By the way, this 3-step explanation of the cold of the past winter is not an alternative to the “jet stream meander” or “polar vortex” explanations – rather, it may simply help to explain why there was this persistent strong southward inflow of polar air into the eastern parts of North America. It might just have been helped along by the very warm waters along the coast – and those may well be related to the AMOC slowdown.
p.s. Sorry about the jargon in this post, which was a quick follow-up to my better-prepared previous one. Here a glossary:
NOAA – National Oceanic and Atmospheric Administration of the USA – an agency that e.g. publishes climate data
AMOC – Atlantic Meriodional Overturning Circulation (for lay people the Gulf Stream System as mentioned in my previous post)
SST – Sea surface temperature
HadISST – a particular sea surface temperature data product from the British Met Office
EOF – Empirical Orthogonal Function – you don’t need to understand how this works, just a statistical method to derive patterns of change
Update 1 April: I just read another related paper which I thought would be worth sharing here. Zhang et al. (Journal of Climate 2011) ran a high-resolution climate model with eddy-permitting ocean – the main point here is that the narrow overflows from the Nordic Seas into the Atlantic can be represented in a much better way at such a high resolution. They perturbed the AMOC by altering the overflow so that it increased, which then had the effect of strengthening the entire AMOC. The change in sea surface temperature looks like this:
Note they get a warming due to the stronger AMOC just in the area where we find a cooling in the data (which we interpret as indicator of a weakened AMOC). And they get a cooling along the North American coast north of Hatteras. The arrows show the change in currents and reveal the reason for that cooling: the northern recirculation gyre, located to the north of the Gulf Stream, increases in strength and brings colder waters from the north down along the US/Canadian coast (as sketched in Fig. 4). Thus this connection described above (point 2 in my argument) is also supported by this high-resolution climate model. This experiment is quite neat in that there is no change to the surface forcing; it is pure isolated effect of the AMOC, triggered by a change way below the surface in the deep overflow.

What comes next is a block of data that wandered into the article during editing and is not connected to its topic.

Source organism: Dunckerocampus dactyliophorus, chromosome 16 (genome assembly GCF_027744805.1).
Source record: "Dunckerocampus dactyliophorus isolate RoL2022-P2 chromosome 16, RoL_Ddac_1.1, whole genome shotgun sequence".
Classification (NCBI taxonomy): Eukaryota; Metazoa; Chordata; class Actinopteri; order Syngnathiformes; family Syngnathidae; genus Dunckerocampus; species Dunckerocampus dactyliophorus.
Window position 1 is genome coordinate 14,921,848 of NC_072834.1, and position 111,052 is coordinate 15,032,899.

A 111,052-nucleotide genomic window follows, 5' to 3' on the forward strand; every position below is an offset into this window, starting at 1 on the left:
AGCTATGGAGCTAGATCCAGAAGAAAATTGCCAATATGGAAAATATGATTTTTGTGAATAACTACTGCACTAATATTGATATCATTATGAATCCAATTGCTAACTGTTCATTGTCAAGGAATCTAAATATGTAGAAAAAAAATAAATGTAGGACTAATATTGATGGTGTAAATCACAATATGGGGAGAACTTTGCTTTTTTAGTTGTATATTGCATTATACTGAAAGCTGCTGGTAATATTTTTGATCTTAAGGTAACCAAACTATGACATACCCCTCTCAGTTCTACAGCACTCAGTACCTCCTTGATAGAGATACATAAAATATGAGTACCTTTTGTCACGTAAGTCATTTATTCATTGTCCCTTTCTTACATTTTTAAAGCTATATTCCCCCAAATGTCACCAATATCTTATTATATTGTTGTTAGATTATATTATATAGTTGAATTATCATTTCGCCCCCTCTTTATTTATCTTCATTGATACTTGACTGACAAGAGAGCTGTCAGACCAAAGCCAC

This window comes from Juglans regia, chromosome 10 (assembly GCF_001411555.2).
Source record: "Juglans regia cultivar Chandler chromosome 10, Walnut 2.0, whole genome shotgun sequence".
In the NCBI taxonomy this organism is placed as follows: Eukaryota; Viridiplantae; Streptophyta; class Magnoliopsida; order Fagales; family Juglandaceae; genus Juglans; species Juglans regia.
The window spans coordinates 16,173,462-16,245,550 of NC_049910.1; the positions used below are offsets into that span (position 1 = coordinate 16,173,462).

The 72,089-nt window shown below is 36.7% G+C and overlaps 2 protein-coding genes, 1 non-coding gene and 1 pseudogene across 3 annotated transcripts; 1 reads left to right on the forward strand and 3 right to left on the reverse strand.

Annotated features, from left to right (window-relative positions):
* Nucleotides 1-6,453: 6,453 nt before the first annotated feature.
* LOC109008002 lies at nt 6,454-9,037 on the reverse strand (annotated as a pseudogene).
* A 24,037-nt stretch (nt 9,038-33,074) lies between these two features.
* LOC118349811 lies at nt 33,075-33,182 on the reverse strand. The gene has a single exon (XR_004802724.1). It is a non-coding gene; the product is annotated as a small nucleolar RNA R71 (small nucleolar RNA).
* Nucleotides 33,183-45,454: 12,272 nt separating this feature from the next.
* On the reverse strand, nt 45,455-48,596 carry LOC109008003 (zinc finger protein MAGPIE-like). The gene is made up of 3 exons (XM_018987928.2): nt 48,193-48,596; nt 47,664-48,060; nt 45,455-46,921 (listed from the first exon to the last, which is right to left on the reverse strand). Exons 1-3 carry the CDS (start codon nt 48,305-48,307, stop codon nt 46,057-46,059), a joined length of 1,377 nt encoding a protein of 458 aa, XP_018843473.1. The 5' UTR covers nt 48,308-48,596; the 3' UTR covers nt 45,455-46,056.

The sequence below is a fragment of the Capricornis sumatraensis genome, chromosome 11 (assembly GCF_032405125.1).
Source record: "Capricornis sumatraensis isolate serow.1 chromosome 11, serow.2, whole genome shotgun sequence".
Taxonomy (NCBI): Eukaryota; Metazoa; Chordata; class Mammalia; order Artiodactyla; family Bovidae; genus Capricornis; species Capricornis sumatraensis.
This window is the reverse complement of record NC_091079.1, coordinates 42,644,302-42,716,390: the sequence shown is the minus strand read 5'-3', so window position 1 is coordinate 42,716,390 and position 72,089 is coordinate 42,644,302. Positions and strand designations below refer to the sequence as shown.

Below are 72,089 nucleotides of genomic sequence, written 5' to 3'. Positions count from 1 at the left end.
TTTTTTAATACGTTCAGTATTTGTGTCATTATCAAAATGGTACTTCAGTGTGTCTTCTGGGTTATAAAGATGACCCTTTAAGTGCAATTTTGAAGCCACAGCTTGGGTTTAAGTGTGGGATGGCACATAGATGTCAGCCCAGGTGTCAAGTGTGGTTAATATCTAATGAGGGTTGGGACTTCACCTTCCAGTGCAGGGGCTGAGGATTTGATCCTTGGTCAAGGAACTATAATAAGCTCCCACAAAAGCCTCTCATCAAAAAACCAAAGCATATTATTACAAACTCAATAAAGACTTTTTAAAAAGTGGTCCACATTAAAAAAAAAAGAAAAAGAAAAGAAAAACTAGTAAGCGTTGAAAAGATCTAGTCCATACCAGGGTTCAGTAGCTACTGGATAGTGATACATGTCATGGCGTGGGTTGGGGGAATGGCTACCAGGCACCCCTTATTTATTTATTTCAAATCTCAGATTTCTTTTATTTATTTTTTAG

- S. Rahmstorf, J.E. Box, G. Feulner, M.E. Mann, A. Robinson, S. Rutherford, and E.J. Schaffernicht, "Exceptional twentieth-century slowdown in Atlantic Ocean overturning circulation", Nature Climate Change, vol. 5, pp. 475-480, 2015. http://dx.doi.org/10.1038/nclimate2554
- M. Dima, and G. Lohmann, "Evidence for Two Distinct Modes of Large-Scale Ocean Circulation Changes over the Last Century", Journal of Climate, vol. 23, pp. 5-16, 2010. http://dx.doi.org/10.1175/2009JCLI2867.1
- R. Zhang, "Coherent surface‐subsurface fingerprint of the Atlantic meridional overturning circulation", Geophysical Research Letters, vol. 35, 2008. http://dx.doi.org/10.1029/2008GL035463
- Y. Kaspi, and T. Schneider, "Winter cold of eastern continental boundaries induced by warm ocean waters", Nature, vol. 471, pp. 621-624, 2011. http://dx.doi.org/10.1038/nature09924